• Let’s get real, the axis of evil runs from Washington to Wall Street and inorder to keep fooling the people they have to blame the Muslims and Afganistan or else their own evil might come to light.

      WELL SAID, Vocalbanker! Hear! Hear!

      Remember a few years back when anyone said anything about how much richer the rich were getting on the backs of the rest of us (about the time of the Medicare PartD and the attempts to privatize SS. The Rethuglicans in Congress shouted, “Class warfare!” I was wishing even then that SOMEONE would stand up and say, OUT LOUD, “YOU BET YOUR SWEET PATOOTIE IT’S CLASS WARFARE, AND YOU GUYS STARTED IT UNDER RONNIE RAY-GUN.”

      Comment by Sandi — August 17, 2010 @ 5:52 PM | Reply

  2. Excellent post. Have you given consideration that perhaps the first estate is mostly defended by the republican party, and the second estate is mostly defended by the democratic party, and we as a nation lack a 3rd party to defend the 3rd estate?

    Both parties have done a good job of co-opting the 3rd estate. This analysis might be enough to provide the germination of a true 3rd estate party.

    Comment by Trainwreck — August 18, 2010 @ 10:38 PM | Reply

  3. Oh and before anyone claims it, the tea party is not a defender of the third estate. They are merely an apparatchik of the republican party.

    Comment by Trainwreck — August 18, 2010 @ 10:44 PM | Reply

    • Not sure why this comment did not show up, but I am commenting to my own comment, because it is not showing!

      What I originally posted:

      Excellent post. It seems to me that the republican party represents the first estate, and the democratic party represents the second estate, but as of now we lack a party that represents the third estate. This analysis is an excellent call for a third estate party. Any serious thinker knows that there are common elements that can seriously unite the third estate against both the first and the second. The third estate just needs the energy and will to do it (and some serious leadership).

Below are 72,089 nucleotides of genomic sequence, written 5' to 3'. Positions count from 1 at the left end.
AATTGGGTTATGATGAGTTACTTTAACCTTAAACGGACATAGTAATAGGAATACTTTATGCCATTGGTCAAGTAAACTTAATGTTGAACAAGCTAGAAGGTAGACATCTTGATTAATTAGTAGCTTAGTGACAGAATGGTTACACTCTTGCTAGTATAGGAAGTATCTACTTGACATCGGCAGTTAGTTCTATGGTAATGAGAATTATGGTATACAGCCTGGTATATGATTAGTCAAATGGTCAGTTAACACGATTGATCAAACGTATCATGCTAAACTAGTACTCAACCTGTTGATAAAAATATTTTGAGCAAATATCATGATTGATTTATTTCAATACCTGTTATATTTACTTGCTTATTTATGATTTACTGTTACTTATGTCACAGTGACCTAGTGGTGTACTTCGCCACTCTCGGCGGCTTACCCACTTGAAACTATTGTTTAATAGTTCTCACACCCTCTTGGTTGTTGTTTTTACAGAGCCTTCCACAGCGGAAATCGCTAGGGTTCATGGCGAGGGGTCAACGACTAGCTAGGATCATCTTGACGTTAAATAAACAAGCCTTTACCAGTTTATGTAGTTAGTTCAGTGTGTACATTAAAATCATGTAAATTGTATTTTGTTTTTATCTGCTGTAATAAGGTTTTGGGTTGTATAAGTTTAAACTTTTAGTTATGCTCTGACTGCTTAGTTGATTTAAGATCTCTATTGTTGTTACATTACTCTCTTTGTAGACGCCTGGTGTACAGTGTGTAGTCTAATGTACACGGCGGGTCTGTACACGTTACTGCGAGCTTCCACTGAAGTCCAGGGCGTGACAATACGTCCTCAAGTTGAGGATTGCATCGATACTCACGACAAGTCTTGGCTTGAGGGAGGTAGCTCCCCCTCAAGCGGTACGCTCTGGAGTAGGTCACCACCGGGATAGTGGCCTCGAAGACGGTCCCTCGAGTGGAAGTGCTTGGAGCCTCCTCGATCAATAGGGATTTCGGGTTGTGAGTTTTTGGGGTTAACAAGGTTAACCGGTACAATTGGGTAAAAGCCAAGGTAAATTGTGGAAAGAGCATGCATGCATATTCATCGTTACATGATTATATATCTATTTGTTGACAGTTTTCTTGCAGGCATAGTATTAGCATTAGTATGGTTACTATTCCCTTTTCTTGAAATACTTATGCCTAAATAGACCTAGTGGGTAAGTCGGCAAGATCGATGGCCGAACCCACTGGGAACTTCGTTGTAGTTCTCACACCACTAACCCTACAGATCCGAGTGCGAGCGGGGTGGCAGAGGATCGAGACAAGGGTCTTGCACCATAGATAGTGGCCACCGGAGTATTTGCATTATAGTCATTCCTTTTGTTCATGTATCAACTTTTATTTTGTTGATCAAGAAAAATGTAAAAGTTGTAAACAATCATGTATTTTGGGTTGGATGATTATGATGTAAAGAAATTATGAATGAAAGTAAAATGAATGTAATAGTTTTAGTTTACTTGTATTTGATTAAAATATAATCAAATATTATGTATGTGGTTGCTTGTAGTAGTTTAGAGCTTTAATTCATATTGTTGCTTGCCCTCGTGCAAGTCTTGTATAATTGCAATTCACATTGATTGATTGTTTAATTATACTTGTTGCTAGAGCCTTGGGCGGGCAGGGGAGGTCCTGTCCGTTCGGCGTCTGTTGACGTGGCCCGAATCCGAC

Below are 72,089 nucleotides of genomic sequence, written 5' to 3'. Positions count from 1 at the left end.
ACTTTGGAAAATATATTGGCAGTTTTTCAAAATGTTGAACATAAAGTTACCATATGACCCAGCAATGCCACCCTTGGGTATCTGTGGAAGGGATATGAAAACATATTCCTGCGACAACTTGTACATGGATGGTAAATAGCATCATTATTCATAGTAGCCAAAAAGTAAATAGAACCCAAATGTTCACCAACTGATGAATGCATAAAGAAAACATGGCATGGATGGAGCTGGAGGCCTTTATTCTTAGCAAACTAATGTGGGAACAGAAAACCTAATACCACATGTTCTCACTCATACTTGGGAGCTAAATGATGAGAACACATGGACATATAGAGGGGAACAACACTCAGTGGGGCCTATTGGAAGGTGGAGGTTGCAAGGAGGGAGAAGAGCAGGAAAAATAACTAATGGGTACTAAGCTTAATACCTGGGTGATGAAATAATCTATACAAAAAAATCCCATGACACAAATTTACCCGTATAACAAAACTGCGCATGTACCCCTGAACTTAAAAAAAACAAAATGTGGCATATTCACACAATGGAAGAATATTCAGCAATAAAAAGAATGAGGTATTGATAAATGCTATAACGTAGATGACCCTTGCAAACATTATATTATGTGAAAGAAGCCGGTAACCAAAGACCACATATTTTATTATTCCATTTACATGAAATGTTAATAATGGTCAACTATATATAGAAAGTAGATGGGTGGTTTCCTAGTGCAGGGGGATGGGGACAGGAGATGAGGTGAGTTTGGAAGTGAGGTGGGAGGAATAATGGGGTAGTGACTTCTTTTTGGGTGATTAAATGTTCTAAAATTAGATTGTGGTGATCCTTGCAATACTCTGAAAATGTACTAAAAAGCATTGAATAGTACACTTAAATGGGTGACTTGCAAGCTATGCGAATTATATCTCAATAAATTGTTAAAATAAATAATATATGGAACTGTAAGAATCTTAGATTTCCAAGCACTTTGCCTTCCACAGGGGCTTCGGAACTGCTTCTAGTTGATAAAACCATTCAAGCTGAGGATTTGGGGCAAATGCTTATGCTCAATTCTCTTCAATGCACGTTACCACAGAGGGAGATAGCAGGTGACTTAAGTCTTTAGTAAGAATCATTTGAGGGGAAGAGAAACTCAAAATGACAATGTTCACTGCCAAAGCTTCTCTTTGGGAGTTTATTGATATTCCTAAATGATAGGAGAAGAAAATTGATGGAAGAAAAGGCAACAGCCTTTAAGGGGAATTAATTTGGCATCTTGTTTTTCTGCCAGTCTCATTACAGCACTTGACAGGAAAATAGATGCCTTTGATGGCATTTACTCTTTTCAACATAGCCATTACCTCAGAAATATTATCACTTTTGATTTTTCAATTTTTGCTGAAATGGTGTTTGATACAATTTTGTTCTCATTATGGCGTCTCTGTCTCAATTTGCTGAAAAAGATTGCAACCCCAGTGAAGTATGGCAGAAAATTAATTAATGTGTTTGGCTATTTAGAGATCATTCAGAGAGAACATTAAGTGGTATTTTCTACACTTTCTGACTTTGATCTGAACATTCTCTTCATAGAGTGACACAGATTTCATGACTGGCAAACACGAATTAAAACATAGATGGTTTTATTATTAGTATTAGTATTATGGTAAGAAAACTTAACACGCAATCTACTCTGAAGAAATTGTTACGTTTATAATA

Comment by Trainwreck — August 18, 2010 @ 10:50 PM | Reply

      • I would agree that from a voting standpoint, republicans tend to affiliate with the first estate and democrats with the second. In the case of republicans, they often perceive their interests to be united with the first estate and there are many ways this ideological loyalty is reinforced, though not really rewarded. A higher number of democrats are probably actually rewarded for their affiliation if they are either public servants or members of the stronger unions. However, their ideological loyalty is betrayed by the elites marriage with the first estate and the ultimate damage this does to the greater middle class. Additional political parties would do this country good. A single third party seems unlikely because the interests of the third estate from a political standpoint are too varied. Their economic interests would have to trump all the social and other priorities that determine how they vote. I doubt those economic interests would prevent infighting for more than one or two election cycles. I think several parties that would keep loyal members and work to form coalitions would be more durable. But first the courts would need to break down the impediments to additional parties equal access and funding. Thank you for your thoughts.

        Comment by thefourteenthbanker — August 21, 2010 @ 1:44 AM